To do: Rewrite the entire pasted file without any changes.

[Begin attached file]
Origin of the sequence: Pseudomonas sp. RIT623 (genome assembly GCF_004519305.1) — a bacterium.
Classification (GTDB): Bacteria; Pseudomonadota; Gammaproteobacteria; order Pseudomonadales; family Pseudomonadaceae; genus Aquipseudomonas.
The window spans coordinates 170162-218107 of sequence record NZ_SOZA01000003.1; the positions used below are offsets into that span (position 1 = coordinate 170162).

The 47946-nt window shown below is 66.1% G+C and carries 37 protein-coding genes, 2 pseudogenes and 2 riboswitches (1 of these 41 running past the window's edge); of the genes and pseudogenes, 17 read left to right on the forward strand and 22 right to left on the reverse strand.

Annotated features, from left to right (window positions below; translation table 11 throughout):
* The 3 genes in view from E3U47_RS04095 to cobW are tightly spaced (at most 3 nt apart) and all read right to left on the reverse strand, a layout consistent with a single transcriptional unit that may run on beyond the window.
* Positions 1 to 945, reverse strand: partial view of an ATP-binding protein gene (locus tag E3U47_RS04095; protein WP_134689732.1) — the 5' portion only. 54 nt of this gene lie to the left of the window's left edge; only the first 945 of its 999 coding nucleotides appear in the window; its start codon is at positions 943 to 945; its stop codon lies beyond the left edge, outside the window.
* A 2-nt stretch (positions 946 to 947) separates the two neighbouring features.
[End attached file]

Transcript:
Origin of the sequence: Pseudomonas sp. RIT623 (genome assembly GCF_004519305.1) — a bacterium.
Classification (GTDB): Bacteria; Pseudomonadota; Gammaproteobacteria; order Pseudomonadales; family Pseudomonadaceae; genus Aquipseudomonas.
The window spans coordinates 170162-218107 of sequence record NZ_SOZA01000003.1; the positions used below are offsets into that span (position 1 = coordinate 170162).

The 47946-nt window shown below is 66.1% G+C and carries 37 protein-coding genes, 2 pseudogenes and 2 riboswitches (1 of these 41 running past the window's edge); of the genes and pseudogenes, 17 read left to right on the forward strand and 22 right to left on the reverse strand.

Annotated features, from left to right (window positions below; translation table 11 throughout):
* The 3 genes in view from E3U47_RS04095 to cobW are tightly spaced (at most 3 nt apart) and all read right to left on the reverse strand, a layout consistent with a single transcriptional unit that may run on beyond the window.
* Positions 1 to 945, reverse strand: partial view of an ATP-binding protein gene (locus tag E3U47_RS04095; protein WP_134689732.1) — the 5' portion only. 54 nt of this gene lie to the left of the window's left edge; only the first 945 of its 999 coding nucleotides appear in the window; its start codon is at positions 943 to 945; its stop codon lies beyond the left edge, outside the window.
* A 2-nt stretch (positions 946 to 947) separates the two neighbouring features.